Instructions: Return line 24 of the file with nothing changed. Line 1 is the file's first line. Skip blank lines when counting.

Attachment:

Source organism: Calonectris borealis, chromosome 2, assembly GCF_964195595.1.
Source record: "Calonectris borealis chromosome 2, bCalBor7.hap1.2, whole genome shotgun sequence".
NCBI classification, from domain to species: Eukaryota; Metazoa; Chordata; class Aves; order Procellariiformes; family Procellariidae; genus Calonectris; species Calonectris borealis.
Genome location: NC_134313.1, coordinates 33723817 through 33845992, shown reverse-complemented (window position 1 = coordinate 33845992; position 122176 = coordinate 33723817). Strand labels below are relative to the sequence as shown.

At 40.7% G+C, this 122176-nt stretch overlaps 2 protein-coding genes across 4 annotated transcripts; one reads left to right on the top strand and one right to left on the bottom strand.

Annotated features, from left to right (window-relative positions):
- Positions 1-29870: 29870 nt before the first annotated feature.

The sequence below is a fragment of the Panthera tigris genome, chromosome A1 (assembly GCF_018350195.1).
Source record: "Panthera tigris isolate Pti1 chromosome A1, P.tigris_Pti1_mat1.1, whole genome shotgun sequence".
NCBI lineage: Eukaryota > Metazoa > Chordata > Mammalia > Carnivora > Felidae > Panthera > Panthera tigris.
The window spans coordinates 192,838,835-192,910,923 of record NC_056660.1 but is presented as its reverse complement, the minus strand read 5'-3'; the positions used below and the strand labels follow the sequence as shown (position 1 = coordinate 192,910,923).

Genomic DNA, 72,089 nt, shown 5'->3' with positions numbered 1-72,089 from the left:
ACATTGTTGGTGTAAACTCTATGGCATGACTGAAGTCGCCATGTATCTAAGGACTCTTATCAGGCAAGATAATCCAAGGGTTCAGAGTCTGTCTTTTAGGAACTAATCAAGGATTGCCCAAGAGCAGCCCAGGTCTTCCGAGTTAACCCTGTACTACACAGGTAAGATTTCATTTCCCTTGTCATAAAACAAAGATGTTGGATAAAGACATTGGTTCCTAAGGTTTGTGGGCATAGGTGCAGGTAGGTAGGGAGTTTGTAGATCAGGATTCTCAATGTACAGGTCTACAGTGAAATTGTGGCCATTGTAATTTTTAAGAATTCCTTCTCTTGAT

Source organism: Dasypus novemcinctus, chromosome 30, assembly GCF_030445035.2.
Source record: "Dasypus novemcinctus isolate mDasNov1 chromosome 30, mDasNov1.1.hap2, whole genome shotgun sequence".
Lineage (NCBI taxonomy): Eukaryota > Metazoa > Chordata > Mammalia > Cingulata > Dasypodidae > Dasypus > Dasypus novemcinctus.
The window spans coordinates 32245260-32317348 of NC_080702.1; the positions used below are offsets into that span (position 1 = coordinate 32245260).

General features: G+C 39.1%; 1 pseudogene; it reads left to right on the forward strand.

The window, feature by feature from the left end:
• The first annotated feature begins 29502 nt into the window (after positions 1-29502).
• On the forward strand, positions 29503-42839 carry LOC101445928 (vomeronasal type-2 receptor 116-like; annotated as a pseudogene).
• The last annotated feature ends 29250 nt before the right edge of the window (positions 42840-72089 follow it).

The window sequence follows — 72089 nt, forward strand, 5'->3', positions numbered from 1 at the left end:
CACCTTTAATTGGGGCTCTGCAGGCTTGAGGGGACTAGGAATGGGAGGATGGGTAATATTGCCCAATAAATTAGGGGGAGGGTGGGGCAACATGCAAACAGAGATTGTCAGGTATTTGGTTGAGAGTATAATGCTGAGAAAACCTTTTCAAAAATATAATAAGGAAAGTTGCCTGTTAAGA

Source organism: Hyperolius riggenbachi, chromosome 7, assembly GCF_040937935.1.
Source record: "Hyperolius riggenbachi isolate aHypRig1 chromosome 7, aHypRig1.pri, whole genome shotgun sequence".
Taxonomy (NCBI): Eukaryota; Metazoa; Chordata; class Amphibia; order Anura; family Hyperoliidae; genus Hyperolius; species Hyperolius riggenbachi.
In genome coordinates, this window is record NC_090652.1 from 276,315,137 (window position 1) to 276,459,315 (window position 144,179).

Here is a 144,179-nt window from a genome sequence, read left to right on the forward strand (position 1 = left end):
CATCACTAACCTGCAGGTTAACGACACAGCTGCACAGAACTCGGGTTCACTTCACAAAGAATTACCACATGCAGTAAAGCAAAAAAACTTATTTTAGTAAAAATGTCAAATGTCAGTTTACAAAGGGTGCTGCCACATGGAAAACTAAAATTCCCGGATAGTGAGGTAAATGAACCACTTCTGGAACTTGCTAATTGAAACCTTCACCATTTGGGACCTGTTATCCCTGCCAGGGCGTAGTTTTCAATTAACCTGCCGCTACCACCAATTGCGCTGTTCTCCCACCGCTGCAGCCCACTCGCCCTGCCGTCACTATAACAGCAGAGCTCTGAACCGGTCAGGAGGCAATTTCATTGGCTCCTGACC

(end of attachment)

CACCTTTAATTGGGGCTCTGCAGGCTTGAGGGGACTAGGAATGGGAGGATGGGTAATATTGCCCAATAAATTAGGGGGAGGGTGGGGCAACATGCAAACAGAGATTGTCAGGTATTTGGTTGAGAGTATAATGCTGAGAAAACCTTTTCAAAAATATAATAAGGAAAGTTGCCTGTTAAGA